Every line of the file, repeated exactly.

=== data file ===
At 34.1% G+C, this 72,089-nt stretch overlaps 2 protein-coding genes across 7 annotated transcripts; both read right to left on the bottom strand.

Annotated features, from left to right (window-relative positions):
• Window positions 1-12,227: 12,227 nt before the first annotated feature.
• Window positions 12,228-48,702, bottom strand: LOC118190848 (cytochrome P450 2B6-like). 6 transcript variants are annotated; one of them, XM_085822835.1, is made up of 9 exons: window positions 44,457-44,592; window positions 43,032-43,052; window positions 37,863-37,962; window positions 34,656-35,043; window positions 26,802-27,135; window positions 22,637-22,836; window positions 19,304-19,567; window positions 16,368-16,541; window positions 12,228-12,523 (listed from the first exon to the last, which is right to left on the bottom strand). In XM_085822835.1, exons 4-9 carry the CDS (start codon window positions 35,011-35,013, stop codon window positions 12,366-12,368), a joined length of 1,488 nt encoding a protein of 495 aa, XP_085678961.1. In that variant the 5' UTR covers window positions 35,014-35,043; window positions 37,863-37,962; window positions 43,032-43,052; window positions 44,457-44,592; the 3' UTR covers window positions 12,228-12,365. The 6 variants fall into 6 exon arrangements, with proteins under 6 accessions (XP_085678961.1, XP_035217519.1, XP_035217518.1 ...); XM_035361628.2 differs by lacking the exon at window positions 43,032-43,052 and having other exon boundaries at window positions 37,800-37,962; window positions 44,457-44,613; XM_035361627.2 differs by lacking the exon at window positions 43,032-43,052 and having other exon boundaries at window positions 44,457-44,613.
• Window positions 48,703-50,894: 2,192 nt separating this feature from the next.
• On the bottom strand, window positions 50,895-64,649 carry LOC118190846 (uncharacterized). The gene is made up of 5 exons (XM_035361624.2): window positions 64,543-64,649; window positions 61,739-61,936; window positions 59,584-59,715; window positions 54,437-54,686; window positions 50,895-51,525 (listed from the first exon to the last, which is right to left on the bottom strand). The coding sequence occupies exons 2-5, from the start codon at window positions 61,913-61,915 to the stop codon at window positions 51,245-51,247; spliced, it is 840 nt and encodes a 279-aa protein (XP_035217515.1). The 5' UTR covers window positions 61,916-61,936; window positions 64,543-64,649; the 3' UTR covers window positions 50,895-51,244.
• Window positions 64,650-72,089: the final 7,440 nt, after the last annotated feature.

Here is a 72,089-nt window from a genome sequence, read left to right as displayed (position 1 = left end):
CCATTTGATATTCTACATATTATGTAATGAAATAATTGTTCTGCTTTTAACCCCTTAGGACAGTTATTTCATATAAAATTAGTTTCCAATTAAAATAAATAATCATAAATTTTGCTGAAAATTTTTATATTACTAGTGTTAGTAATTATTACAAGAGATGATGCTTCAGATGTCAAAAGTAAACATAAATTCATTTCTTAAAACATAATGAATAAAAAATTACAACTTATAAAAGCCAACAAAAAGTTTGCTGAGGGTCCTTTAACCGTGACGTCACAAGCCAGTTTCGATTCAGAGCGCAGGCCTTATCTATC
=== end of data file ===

At 34.1% G+C, this 72,089-nt stretch overlaps 2 protein-coding genes across 7 annotated transcripts; both read right to left on the bottom strand.

Annotated features, from left to right (window-relative positions):
• Window positions 1-12,227: 12,227 nt before the first annotated feature.
• Window positions 12,228-48,702, bottom strand: LOC118190848 (cytochrome P450 2B6-like). 6 transcript variants are annotated; one of them, XM_085822835.1, is made up of 9 exons: window positions 44,457-44,592; window positions 43,032-43,052; window positions 37,863-37,962; window positions 34,656-35,043; window positions 26,802-27,135; window positions 22,637-22,836; window positions 19,304-19,567; window positions 16,368-16,541; window positions 12,228-12,523 (listed from the first exon to the last, which is right to left on the bottom strand). In XM_085822835.1, exons 4-9 carry the CDS (start codon window positions 35,011-35,013, stop codon window positions 12,366-12,368), a joined length of 1,488 nt encoding a protein of 495 aa, XP_085678961.1. In that variant the 5' UTR covers window positions 35,014-35,043; window positions 37,863-37,962; window positions 43,032-43,052; window positions 44,457-44,592; the 3' UTR covers window positions 12,228-12,365. The 6 variants fall into 6 exon arrangements, with proteins under 6 accessions (XP_085678961.1, XP_035217519.1, XP_035217518.1 ...); XM_035361628.2 differs by lacking the exon at window positions 43,032-43,052 and having other exon boundaries at window positions 37,800-37,962; window positions 44,457-44,613; XM_035361627.2 differs by lacking the exon at window positions 43,032-43,052 and having other exon boundaries at window positions 44,457-44,613.
• Window positions 48,703-50,894: 2,192 nt separating this feature from the next.
• On the bottom strand, window positions 50,895-64,649 carry LOC118190846 (uncharacterized). The gene is made up of 5 exons (XM_035361624.2): window positions 64,543-64,649; window positions 61,739-61,936; window positions 59,584-59,715; window positions 54,437-54,686; window positions 50,895-51,525 (listed from the first exon to the last, which is right to left on the bottom strand). The coding sequence occupies exons 2-5, from the start codon at window positions 61,913-61,915 to the stop codon at window positions 51,245-51,247; spliced, it is 840 nt and encodes a 279-aa protein (XP_035217515.1). The 5' UTR covers window positions 61,916-61,936; window positions 64,543-64,649; the 3' UTR covers window positions 50,895-51,244.
• Window positions 64,650-72,089: the final 7,440 nt, after the last annotated feature.

Here is a 72,089-nt window from a genome sequence, read left to right as displayed (position 1 = left end):
CCATTTGATATTCTACATATTATGTAATGAAATAATTGTTCTGCTTTTAACCCCTTAGGACAGTTATTTCATATAAAATTAGTTTCCAATTAAAATAAATAATCATAAATTTTGCTGAAAATTTTTATATTACTAGTGTTAGTAATTATTACAAGAGATGATGCTTCAGATGTCAAAAGTAAACATAAATTCATTTCTTAAAACATAATGAATAAAAAATTACAACTTATAAAAGCCAACAAAAAGTTTGCTGAGGGTCCTTTAACCGTGACGTCACAAGCCAGTTTCGATTCAGAGCGCAGGCCTTATCTATC